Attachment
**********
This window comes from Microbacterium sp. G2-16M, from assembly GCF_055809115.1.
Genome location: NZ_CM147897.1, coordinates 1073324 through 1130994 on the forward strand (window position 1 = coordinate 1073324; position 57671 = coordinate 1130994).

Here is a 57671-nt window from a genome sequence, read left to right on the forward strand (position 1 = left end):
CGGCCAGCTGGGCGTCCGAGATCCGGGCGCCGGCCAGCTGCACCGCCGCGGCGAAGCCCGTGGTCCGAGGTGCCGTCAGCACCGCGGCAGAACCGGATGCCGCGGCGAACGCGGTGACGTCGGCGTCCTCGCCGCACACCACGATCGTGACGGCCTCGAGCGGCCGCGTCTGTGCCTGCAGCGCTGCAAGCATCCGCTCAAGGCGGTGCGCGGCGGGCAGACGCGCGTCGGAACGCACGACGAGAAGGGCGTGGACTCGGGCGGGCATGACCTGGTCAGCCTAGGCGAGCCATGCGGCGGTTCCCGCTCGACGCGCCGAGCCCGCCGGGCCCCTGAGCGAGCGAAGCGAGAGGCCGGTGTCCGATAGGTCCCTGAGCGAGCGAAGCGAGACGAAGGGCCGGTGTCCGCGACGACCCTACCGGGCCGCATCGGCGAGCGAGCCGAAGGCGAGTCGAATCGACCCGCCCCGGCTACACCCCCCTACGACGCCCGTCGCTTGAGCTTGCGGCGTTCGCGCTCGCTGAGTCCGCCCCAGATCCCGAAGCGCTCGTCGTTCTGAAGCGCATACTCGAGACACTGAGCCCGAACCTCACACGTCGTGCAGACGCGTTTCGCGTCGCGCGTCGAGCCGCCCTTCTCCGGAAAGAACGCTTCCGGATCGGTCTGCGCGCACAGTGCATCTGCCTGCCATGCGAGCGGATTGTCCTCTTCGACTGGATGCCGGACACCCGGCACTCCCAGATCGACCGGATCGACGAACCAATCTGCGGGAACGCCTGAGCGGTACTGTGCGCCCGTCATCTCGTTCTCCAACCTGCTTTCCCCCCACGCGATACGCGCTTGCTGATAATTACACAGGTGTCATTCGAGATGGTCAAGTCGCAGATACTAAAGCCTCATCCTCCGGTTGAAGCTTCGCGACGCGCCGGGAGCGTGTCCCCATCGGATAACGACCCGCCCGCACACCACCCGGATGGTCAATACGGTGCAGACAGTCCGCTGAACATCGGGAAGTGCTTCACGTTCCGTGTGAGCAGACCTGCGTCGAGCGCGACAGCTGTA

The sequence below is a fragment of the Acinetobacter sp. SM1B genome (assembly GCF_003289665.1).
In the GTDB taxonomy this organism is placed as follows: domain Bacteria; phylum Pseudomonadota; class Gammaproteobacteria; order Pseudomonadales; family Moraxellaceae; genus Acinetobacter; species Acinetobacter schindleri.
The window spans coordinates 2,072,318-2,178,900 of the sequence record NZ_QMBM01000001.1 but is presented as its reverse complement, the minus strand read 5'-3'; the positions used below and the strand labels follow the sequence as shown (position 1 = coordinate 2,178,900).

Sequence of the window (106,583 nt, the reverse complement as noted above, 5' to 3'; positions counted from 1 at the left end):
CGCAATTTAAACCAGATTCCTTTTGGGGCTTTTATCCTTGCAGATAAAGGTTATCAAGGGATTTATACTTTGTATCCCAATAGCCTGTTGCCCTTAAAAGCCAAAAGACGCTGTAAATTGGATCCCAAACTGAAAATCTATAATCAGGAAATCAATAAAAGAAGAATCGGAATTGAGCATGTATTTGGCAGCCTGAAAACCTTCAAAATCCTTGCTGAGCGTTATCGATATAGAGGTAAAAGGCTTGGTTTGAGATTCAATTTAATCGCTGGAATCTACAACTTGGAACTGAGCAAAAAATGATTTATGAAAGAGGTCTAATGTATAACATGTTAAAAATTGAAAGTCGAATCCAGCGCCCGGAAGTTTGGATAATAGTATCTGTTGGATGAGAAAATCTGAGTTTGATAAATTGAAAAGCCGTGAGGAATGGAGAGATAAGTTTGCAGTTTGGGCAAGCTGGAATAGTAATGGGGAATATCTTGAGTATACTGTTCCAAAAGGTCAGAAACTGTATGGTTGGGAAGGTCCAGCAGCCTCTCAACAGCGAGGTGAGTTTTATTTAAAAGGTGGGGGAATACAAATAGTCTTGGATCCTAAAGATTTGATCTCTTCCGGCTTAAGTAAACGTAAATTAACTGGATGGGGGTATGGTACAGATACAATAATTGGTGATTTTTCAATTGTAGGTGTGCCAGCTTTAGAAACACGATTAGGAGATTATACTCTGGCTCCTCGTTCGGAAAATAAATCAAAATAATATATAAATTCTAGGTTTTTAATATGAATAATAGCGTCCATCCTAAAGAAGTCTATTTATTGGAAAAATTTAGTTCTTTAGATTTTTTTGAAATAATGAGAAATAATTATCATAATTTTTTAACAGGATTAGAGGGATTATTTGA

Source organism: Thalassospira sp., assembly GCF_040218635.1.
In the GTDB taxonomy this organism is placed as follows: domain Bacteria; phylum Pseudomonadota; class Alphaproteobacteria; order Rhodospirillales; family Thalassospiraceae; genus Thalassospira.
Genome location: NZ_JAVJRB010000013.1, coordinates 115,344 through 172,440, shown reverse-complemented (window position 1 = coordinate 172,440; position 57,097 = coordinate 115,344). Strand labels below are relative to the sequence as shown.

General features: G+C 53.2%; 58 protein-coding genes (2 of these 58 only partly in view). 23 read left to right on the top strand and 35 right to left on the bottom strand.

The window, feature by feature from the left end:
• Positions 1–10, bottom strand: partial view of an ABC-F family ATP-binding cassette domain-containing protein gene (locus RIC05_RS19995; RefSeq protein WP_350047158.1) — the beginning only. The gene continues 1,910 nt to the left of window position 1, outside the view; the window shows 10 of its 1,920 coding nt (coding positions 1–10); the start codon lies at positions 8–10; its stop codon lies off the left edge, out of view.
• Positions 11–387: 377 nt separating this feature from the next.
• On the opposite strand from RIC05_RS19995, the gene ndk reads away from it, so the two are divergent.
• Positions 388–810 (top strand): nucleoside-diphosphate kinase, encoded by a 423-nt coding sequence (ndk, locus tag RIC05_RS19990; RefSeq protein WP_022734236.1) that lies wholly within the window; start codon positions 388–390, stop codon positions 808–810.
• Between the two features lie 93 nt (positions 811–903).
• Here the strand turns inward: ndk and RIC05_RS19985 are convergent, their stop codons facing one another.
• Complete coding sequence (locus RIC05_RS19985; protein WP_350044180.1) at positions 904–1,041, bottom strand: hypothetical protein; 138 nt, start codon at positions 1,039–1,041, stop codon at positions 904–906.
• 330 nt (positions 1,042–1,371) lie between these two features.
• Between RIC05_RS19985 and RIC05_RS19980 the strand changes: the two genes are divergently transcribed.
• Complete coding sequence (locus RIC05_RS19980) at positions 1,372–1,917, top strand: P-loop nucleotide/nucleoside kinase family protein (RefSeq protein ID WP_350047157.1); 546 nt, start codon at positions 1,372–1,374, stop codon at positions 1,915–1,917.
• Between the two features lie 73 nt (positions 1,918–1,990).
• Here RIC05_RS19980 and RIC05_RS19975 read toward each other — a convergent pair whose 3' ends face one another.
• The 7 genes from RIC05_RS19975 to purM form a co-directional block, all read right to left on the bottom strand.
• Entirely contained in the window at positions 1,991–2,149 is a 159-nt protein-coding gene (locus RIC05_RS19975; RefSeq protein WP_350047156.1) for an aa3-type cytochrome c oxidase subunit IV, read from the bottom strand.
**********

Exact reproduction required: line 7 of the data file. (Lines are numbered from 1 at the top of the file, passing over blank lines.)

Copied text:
The window spans coordinates 2,072,318-2,178,900 of the sequence record NZ_QMBM01000001.1 but is presented as its reverse complement, the minus strand read 5'-3'; the positions used below and the strand labels follow the sequence as shown (position 1 = coordinate 2,178,900).